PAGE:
March 17, 2010

Classic Elite KAL Wrap Up

Posted in KAL, knitting, Online KAL, Yarn, Yarn Shop activity tagged , , , , , , at 6:33 pm by outdoorknitter

Well I have fallen a week behind in posting for our CEY 3-button Cardi Kal.  I have added a few notes to the prior blog entry, of things worth mentioning that were missed the first time around.  At this point, once you have worked through the prior post, things should be smooth sailing.  

My reason for being a bit late…we stopped knitting for a little and made us some buttons!

I profess at being an amature a beginner at best when it comes to polymer clay play.  However, the great thing about polymer is that it can disguise a lot of mishaps.  While preparing for our Saturday’s class; Button, Button  (an introductin to polymer clay), I wanted to test the bake time for the oven we would be using, because if it’s not right then all of our creations would be for naught!  

So, I made a few buttons to match my 3-button cardi.  I didn’t intentionally make them for my cardi, and they didn’t come out as I had anticipated.  So in a sense you could say I did everything wrong.  Hence, I’ve named them my MB’s, mistake buttons.  I even made 4 so I can sew a spare on the inside.

I think everyone that attended the class had a ball, and there were some beautiful buttons made (a huge improvement over my MB’s!).  I wish I could share them with you, but we were having so much fun that I FORGOT to take a snapshot.   And I don’t think we’ll be seeing Mary for a while, she couldn’t wait to get home and play more.  As she left she was mumbling something about feeding her husband buttons for dinner!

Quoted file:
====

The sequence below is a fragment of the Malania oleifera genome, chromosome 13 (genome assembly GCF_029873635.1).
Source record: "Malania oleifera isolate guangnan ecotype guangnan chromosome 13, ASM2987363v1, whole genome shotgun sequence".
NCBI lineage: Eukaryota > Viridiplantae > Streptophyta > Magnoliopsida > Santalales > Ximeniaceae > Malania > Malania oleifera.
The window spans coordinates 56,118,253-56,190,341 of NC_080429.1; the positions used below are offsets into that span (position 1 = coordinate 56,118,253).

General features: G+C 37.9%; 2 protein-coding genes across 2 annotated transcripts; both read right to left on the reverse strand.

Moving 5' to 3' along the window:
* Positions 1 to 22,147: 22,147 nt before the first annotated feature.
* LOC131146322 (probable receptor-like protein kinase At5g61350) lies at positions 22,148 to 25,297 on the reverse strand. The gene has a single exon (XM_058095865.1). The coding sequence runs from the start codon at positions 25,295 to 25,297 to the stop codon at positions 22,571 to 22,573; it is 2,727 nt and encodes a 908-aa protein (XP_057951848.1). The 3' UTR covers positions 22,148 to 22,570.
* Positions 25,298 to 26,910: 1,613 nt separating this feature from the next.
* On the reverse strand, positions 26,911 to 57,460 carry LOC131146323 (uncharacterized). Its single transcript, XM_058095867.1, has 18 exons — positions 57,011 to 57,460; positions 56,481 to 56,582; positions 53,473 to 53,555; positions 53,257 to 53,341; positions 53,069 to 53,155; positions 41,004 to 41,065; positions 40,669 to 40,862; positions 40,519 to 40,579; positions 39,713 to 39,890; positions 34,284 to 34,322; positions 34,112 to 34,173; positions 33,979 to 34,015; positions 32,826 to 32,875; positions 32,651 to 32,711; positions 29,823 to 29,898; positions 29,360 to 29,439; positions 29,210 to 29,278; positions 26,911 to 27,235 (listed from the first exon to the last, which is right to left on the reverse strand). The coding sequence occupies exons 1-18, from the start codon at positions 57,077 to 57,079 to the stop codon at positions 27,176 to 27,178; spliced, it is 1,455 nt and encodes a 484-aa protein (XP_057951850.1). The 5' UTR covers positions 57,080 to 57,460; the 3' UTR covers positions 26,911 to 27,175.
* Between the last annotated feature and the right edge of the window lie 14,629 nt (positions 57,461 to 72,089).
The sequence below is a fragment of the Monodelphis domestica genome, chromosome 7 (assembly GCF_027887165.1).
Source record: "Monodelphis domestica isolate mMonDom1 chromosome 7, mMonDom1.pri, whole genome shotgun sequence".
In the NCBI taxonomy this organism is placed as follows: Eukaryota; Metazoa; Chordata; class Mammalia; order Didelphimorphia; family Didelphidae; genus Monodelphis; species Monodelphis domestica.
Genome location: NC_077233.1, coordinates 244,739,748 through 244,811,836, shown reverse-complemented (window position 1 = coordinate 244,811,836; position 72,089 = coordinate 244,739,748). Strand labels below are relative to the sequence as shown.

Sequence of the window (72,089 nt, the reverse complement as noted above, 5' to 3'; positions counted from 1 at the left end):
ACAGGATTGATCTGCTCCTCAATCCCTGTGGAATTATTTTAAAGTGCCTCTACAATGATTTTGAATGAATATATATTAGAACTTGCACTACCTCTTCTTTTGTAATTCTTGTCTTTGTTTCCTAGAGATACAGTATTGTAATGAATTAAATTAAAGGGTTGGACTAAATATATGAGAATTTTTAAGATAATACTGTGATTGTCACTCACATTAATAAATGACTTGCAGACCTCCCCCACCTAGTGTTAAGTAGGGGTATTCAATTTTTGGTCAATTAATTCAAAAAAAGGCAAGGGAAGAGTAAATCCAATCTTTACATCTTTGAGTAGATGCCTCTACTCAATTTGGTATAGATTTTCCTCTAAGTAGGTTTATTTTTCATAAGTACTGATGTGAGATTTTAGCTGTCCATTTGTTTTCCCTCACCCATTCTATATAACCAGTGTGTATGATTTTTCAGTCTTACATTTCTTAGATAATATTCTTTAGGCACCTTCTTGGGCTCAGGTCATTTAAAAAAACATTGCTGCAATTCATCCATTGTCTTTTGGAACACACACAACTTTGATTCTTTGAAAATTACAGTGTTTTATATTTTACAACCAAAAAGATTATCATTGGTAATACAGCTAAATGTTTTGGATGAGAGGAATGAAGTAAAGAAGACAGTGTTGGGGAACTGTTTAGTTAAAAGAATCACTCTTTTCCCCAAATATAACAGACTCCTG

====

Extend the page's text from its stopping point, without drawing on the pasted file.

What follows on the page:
I will say this for future reference….once everyone began to blend their colors a 2nd or 3rd time, they seemed to like the results so much more. 

We had additional distractions as well!  Last year’s KAL was the Great American Aran Afghan and a couple of the ladies that have finished (or so close you can call it finished) blessed us with a show and tell.

First Mag…

Then Marty…

And sweet Marty suggested we have a square designed by The Local Needle.  So designed around the friendships made, the love for fiber and yarns, here it is…

These ladies deserve a pat on the back a holiday weekend celebration! 

A job well done and to be admired by so many.

March 2, 2010

CEY KAL – crystal clear yet, cloudy

Posted in Classic Elite Yarns, KAL, knitting, Online KAL, Yarn, Yarn Shop activity tagged , , , , , at 9:03 am by outdoorknitter

 

Well as noted by many participating in the KAL, the 3-button Solstice jacket has an experience level of “Experienced”.  Perfect for working in a group setting, woudn’t you say? 

As we work through the top and most difficult section of the sweater, we find the instructions to be very clear and precise and yet, for some….difficult to keep their place or even to understand.   For example, it appeared that there was a missing WS row in the instructions yet once you work through the section you understand the instructions are accurate.   I thought I would list a few of the cloudy areas participants may have experienced.